Despite advances in the diagnosis and control of acute diarrhea, persistent diarrhea has emerged as a major cause of morbidity and mortality that is poorly understood. In our studies in Fortaleza amidst Brazil's impoverished Northeast, we find that persistent diarrhea causes over 30% of all diarrhea morbidity and over 50% of all diarrhea mortality. Furthermore, we have recently found that persistent diarrhea severely disrupts intestinal barrier function, is caused by emerging pathogens including Cryptosporidium and enteroaggregative E. coli, and predisposes to a prolonged, 2-3-fold increase in post illness diarrhea burden over several months after the persistent diarrheal illness. Yet little is known about the pathogenesis or therapy of this quietly devastating disease. New methods now enable the study of inflammatory markers and cytokines which are found in a growing range of enteric infections and may be involved in the disruption of intestinal barrier function and in the prolonged post illness increased diarrhea burden. In addition, recently developed noninvasive methods to assess disrupted intestinal barrier function now enable us to study the role of cytokines in this barrier disruption and its repair by novel, functionally directed glutamine derivatives and micronutrients. We postulate that the major causes of persistent diarrhea are associated with increased enteric proinflammatory cytokines that may disrupt intestinal epithelial barrier function, that disease expression with persistent diarrhea is determined by cellular immunity, and that a new, stable glutamine derivative and micronutrients will speed the repair of disrupted intestinal barrier function. We therefore propose to build upon the unique strengths in this TMRC Consortium to (A) characterize the role of cytokines in the immunopathogenesis of major enteric protozoal and bacterial infections that cause persistent diarrhea in children and in patients with AIDS, (B) define the cellular immunologic determinants of persistent diarrhea in a population of children at a high risk for Cryptosporidium, enteroaggregative E. coli and other enteric infections and (C) to evaluate the immediate and long-term benefits of the new stable tripeptide alanyl- glutaminyl-glutamine and vitamin A and zinc in the repair of disrupted epithelial function. These areas opened by our new TMRC consortium uniquely address the roles of cytokines and cellular immunity in the immunopathogenesis of as well as novel approaches to intestinal repair in cryptosporidial, enteroaggregative E. coli and other persistent diarrheal illnesses. In addition to bridging outstanding institutions in the highly endemic Northeast of Brazil for heavy tropical disease burdens, these studies hold great promise for improving the control of this major global threat to health and its potentially devastating nutritional impact throughout developing, tropical areas.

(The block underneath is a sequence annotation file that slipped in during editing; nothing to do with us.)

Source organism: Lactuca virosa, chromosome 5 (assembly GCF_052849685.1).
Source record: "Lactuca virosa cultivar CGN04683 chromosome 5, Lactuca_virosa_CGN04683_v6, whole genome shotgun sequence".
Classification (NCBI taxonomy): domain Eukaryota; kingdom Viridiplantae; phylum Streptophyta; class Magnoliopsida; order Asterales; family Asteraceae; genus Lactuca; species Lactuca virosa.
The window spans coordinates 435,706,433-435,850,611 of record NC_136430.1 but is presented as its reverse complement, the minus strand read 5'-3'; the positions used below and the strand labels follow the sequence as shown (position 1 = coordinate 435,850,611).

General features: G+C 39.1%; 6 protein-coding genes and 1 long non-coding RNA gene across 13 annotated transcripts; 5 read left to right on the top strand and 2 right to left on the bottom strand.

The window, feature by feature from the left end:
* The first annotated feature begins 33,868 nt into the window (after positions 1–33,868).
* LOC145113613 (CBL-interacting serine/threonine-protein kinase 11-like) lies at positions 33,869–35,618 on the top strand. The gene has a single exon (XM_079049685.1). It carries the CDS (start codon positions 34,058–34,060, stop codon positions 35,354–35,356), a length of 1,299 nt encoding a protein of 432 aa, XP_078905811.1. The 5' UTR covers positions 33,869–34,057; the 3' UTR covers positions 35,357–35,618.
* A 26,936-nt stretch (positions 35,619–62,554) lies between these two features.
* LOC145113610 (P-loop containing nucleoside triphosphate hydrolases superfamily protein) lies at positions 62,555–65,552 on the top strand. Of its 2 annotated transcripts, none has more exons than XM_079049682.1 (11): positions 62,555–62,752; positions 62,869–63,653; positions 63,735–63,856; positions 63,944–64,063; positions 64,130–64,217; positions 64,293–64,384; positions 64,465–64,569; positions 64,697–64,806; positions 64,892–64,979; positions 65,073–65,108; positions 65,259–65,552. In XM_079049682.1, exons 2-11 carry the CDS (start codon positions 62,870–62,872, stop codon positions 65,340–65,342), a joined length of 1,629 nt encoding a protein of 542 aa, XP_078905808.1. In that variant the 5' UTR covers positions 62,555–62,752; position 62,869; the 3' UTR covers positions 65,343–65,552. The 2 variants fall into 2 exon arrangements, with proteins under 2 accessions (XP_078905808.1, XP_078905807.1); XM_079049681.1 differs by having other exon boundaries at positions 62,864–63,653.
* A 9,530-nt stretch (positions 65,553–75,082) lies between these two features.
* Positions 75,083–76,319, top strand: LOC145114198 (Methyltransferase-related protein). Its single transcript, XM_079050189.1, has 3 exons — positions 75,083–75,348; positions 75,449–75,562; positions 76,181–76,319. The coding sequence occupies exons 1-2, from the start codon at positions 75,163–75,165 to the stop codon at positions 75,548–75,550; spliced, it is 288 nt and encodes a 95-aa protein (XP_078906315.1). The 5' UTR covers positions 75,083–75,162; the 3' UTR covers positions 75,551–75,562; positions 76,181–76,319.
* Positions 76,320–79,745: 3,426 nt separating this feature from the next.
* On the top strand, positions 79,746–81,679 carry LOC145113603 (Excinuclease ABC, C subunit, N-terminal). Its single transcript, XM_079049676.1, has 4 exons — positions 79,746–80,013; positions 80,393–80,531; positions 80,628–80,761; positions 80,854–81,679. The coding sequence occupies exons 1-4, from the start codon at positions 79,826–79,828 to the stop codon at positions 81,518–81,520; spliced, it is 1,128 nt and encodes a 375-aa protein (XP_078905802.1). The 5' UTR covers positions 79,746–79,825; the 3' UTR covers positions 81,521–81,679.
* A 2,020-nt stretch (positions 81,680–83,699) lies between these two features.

National Institute of Health (NIH)
National Institute of Allergy and Infectious Diseases (NIAID)
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Federal University of Bahia
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